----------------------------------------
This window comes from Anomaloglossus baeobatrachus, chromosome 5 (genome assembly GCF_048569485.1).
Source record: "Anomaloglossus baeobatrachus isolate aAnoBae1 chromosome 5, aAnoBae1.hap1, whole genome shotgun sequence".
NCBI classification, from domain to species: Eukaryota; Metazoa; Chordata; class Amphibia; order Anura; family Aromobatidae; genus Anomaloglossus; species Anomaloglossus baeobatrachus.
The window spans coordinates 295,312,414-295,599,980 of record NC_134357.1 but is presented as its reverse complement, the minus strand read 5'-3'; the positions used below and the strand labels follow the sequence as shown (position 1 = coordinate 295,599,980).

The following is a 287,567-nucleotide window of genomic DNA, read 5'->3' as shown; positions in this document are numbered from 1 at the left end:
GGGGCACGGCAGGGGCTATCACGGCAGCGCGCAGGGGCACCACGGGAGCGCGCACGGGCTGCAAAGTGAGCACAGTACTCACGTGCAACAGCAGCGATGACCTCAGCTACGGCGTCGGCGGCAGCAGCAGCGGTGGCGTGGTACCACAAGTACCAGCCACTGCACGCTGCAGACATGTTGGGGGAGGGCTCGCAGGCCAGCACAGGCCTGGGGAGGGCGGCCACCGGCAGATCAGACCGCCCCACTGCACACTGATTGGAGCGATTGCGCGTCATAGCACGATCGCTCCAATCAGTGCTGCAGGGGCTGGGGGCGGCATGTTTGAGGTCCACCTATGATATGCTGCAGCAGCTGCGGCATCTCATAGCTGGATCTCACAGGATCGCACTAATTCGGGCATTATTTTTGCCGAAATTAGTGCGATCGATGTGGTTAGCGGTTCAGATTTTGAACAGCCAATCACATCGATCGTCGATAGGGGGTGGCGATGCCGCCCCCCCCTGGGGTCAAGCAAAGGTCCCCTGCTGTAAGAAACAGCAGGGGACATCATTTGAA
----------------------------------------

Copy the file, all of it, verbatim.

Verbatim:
This window comes from Anomaloglossus baeobatrachus, chromosome 5 (genome assembly GCF_048569485.1).
Source record: "Anomaloglossus baeobatrachus isolate aAnoBae1 chromosome 5, aAnoBae1.hap1, whole genome shotgun sequence".
NCBI classification, from domain to species: Eukaryota; Metazoa; Chordata; class Amphibia; order Anura; family Aromobatidae; genus Anomaloglossus; species Anomaloglossus baeobatrachus.
The window spans coordinates 295,312,414-295,599,980 of record NC_134357.1 but is presented as its reverse complement, the minus strand read 5'-3'; the positions used below and the strand labels follow the sequence as shown (position 1 = coordinate 295,599,980).

The following is a 287,567-nucleotide window of genomic DNA, read 5'->3' as shown; positions in this document are numbered from 1 at the left end:
GGGGCACGGCAGGGGCTATCACGGCAGCGCGCAGGGGCACCACGGGAGCGCGCACGGGCTGCAAAGTGAGCACAGTACTCACGTGCAACAGCAGCGATGACCTCAGCTACGGCGTCGGCGGCAGCAGCAGCGGTGGCGTGGTACCACAAGTACCAGCCACTGCACGCTGCAGACATGTTGGGGGAGGGCTCGCAGGCCAGCACAGGCCTGGGGAGGGCGGCCACCGGCAGATCAGACCGCCCCACTGCACACTGATTGGAGCGATTGCGCGTCATAGCACGATCGCTCCAATCAGTGCTGCAGGGGCTGGGGGCGGCATGTTTGAGGTCCACCTATGATATGCTGCAGCAGCTGCGGCATCTCATAGCTGGATCTCACAGGATCGCACTAATTCGGGCATTATTTTTGCCGAAATTAGTGCGATCGATGTGGTTAGCGGTTCAGATTTTGAACAGCCAATCACATCGATCGTCGATAGGGGGTGGCGATGCCGCCCCCCCCTGGGGTCAAGCAAAGGTCCCCTGCTGTAAGAAACAGCAGGGGACATCATTTGAA